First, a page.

* The bank surcharge will be cut from eight per cent to three per cent.

* A plan to commit nearly £24 billion to housing in what Mr Sunak said was a multi-year settlement, with £11.5 billion to build up to 180,000 new affordable homes and a further £1.8 billion to bring 1,500 hectares of Brownfield land into use.

* Schools would get an extra £4.7bn by 2024-25, which Mr Sunak stressed would “restore per pupil funding to 2010 levels in real terms… …equivalent to a cash increase for every pupil of more than £1,500”.

* An “infrastructure revolution” would include £5.7 billion for London-style transport settlements in Greater Manchester, the Liverpool region, Tees Valley, South Yorkshire, West Yorkshire, West Midlands, and the West of England, though it was not clear how much of this money was new.

*A further £2.6 billion would go towards a “long-term pipeline” of over 50 local roads upgrades, with more than £5 billion for local roads maintenance which could fill one million more potholes a year, the Chancellor stressed Funding for buses, cycling and walking schemes would total more than £5 billion.

* That flights between airports in England, Scotland, Wales and Northern Ireland will from April 2023 be subject to a new lower rate of Air Passenger Duty, but a new “ultra long haul” band in the duty would be introduced covering flights of over 5,500 miles, with an economy rate of £91.

* The Government’s target of spending £22bn on research and development was pushed back by two years to 2026/27, but Mr Sunak committed to spend £20bn a year on R&D by the end of this Parliament. He added that when combined with tax reliefs, the UK’s total public investment in R&D would rise to 1.1 per cent of GDP by 2024.

* £5.9 billion of NHS capital spending including to address waiting lists, currently at 5.7 million people and set to rise further, possibly to seven million. Out of this sum, £2.3 billion will be used to boost diagnostic services, such as CT, ultrasound and MRI scans. Meanwhile, £2.1 billion will be allocated for technology and data to improve digital systems within hospitals and mental health care centres.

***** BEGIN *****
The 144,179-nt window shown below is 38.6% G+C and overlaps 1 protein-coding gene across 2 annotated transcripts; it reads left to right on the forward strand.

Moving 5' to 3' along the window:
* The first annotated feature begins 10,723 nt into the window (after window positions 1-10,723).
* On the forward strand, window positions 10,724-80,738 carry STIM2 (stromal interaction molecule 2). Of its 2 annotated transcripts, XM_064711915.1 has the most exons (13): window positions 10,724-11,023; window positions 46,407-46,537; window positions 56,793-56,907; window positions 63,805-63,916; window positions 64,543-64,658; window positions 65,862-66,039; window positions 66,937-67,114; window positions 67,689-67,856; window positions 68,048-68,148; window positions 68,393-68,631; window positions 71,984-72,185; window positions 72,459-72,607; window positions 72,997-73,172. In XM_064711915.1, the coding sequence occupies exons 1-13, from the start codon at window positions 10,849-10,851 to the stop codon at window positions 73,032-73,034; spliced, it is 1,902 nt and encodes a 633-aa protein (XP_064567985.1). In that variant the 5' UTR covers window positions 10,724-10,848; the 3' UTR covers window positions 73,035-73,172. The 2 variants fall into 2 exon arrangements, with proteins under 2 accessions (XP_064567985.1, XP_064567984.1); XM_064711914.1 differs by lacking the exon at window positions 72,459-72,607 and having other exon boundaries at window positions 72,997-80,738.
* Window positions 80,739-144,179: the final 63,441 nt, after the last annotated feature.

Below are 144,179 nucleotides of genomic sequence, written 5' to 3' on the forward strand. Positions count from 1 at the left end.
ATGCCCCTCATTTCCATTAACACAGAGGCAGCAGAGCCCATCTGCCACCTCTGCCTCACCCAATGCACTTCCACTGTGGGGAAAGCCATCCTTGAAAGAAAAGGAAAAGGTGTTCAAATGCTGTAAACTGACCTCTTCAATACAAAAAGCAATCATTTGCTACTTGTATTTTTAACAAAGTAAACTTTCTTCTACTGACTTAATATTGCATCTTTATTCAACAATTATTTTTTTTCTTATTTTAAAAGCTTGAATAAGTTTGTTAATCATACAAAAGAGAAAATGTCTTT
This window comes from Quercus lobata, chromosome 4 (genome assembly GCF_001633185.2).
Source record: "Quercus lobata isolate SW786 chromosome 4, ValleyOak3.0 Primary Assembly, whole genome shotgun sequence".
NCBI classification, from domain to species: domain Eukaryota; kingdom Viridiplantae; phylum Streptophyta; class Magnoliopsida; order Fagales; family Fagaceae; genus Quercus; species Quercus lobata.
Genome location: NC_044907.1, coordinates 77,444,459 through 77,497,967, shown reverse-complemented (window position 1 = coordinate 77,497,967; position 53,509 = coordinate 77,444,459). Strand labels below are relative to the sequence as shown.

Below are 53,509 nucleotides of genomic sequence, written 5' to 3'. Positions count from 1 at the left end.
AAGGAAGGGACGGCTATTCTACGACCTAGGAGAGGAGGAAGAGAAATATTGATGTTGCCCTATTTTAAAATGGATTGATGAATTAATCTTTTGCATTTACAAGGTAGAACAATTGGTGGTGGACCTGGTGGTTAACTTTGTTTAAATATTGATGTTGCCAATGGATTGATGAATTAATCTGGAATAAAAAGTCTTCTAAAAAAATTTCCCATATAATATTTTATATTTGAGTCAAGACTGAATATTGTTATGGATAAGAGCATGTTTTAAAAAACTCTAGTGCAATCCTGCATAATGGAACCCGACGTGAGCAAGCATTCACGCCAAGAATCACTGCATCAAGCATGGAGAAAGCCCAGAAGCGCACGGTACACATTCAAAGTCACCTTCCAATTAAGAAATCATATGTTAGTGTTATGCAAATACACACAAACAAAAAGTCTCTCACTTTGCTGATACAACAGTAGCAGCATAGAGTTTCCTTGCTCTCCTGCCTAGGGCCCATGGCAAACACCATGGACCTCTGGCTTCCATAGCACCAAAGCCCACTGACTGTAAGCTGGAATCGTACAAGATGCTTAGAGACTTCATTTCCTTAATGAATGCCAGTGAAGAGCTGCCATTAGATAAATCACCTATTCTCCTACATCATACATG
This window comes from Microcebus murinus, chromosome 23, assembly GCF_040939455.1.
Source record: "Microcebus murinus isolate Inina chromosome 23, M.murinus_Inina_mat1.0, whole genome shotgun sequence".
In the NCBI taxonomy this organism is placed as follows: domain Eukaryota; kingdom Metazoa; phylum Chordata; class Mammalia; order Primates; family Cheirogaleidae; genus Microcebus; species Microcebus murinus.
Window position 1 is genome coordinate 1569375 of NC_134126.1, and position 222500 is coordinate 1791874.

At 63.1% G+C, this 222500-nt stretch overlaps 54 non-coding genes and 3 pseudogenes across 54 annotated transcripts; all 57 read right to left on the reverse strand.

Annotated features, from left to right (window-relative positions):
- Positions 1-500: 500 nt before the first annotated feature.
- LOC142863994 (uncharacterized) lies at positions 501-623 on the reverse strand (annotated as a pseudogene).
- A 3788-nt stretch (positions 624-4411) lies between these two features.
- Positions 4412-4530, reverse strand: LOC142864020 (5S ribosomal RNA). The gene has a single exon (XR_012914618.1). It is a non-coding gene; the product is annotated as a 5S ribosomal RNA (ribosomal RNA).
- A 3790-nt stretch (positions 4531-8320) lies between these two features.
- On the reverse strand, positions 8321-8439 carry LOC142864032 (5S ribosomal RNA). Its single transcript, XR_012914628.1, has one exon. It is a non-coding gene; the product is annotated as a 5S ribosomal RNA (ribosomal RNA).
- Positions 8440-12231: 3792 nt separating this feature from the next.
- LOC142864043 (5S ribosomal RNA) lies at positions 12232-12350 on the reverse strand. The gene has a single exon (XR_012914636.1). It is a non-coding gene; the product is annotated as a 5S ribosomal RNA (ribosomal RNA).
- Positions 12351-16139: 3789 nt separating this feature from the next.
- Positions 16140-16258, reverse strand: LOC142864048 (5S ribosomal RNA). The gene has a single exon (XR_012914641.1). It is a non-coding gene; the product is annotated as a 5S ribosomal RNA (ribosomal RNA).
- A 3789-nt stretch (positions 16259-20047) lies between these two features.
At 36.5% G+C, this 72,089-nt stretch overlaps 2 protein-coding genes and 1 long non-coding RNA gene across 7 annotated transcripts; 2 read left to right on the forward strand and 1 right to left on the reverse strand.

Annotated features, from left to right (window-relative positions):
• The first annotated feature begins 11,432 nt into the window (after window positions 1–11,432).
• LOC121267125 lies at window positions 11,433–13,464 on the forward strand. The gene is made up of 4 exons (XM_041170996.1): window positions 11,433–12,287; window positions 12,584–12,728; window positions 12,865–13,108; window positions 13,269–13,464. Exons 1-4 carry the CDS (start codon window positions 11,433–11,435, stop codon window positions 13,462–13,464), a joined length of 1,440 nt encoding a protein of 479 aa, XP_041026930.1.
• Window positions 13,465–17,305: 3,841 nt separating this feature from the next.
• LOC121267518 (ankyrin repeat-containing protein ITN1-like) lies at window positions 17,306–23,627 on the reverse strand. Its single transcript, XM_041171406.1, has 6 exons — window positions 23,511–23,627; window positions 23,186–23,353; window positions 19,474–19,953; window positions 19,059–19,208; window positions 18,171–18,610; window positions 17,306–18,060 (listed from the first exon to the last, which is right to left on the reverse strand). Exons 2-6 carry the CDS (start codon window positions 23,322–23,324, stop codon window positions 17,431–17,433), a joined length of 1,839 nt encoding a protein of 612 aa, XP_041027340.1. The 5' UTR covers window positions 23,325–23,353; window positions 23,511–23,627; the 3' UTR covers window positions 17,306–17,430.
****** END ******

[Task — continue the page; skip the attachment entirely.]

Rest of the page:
The Chancellor said day-to-day spending on health care will have risen at the start of the Parliament from £133 billion to £177 billion by the end.

* In the wake of the murder of Sarah Everard which shocked Britain, the Crown Prosecution Service is set to get £80 million in extra funding, part of which will go towards improving the response to rape and sexual assault cases Funding towards helping victims, including those of domestic and sexual abuse, will increase to £185 million.

Around £74 million is being allocated for a new fleet of 11 “cutter” patrol boats, to replace ageing vessels, to shore up Britain’s borders and try to stem the flow of migrants crossing the Channel from France.

*That, as part of the Government’s wider drive to create a “high wage, high skills, high productivity” economy, the Chancellor pledged a further £3 billion to boost training and skills.

This includes £1.6 billion to boost college funding for 16-19 year-olds and £830 million to improve existing colleges in England.

* A further £550 million will be invested in the National Skills Fund to help adults of any age to retrain and change careers.

* The end of the one-year freeze on public sector pay, though ministers would not guarantee that wage rises would outstrip inflation.

* The National Living Wage, for workers aged 23 and over, will rise by 6.6 per cent, from £8.91 an hour to £9.50 in April.

After fire-fighting the economic blows from the pandemic with a package costing more than £400 billion including furlough and loan schemes, Mr Sunak used the Budget to lay out how he now wants to reshape Britain into a “high wages, high skills and high productivity” economy.

“This Budget is about what this Government is about,” he said.

“Investment in a more innovative, high-skill economy….because that is the only sustainable path to individual prosperity.”

He sought to balance spending with strict fiscal discipline to show his determination to bring Britain’s public finances back under control, with the nation’s debt mountain having soared to more than £2 trillion.

After a recent bust-up with bosses over labour market shortages and Brexit, Mr Sunak sought to build bridges vowing to “back business”.

He stressed: “Our future cannot be built by government alone but must come from the imagination and drive of our entrepreneurs.”